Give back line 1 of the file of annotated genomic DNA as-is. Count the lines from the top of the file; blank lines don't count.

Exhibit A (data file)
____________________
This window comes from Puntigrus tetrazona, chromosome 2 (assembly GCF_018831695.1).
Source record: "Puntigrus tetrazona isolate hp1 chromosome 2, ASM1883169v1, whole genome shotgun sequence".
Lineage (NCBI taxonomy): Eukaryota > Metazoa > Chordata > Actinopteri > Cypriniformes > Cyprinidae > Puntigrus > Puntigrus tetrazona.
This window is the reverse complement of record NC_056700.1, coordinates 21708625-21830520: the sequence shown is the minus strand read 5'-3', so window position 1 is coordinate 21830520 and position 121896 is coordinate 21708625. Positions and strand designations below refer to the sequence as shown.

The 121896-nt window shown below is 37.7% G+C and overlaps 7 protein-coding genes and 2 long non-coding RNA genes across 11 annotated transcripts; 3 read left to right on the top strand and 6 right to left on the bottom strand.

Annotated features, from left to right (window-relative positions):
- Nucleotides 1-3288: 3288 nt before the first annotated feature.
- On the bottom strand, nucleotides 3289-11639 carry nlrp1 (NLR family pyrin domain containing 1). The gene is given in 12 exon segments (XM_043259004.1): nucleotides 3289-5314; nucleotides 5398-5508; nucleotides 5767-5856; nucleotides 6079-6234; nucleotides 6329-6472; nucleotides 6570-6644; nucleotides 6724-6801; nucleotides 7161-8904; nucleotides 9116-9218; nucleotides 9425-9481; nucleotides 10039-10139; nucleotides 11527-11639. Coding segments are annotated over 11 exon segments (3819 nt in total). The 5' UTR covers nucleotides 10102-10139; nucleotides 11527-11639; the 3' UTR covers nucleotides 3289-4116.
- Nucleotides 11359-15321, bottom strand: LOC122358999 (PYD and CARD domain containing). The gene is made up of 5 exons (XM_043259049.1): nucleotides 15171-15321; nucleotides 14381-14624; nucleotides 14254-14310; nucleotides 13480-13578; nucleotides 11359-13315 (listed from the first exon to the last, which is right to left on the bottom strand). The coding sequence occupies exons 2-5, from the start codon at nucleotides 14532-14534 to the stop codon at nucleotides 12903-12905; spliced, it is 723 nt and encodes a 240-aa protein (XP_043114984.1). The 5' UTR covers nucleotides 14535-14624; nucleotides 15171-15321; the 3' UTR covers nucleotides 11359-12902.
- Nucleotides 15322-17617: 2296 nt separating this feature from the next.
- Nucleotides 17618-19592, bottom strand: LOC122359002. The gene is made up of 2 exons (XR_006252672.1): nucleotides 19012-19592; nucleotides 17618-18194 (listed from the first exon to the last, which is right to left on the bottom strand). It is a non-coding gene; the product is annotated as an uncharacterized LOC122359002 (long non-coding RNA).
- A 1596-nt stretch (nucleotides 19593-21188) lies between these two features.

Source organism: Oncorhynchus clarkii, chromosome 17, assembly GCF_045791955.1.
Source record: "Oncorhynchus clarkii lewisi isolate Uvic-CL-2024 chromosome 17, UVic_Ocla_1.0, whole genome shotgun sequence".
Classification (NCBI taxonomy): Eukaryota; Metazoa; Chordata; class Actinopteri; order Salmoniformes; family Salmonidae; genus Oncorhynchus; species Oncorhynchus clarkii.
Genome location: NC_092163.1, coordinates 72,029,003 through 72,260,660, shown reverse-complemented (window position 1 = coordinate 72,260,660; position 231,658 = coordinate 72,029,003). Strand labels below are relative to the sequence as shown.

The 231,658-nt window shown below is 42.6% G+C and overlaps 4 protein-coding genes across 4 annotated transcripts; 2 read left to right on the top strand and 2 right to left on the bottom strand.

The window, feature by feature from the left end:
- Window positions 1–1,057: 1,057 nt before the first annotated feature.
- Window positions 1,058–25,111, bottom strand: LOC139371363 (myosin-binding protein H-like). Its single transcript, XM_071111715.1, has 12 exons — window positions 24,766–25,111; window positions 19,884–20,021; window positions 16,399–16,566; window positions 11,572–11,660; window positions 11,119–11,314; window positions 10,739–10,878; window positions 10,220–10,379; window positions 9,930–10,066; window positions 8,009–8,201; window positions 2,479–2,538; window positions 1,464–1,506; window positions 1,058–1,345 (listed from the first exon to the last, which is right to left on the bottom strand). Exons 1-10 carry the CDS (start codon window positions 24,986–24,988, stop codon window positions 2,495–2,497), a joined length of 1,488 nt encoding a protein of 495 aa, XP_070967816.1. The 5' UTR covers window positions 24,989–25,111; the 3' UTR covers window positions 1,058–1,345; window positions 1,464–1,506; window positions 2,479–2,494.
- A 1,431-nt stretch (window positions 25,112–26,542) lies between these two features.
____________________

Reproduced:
This window comes from Puntigrus tetrazona, chromosome 2 (assembly GCF_018831695.1).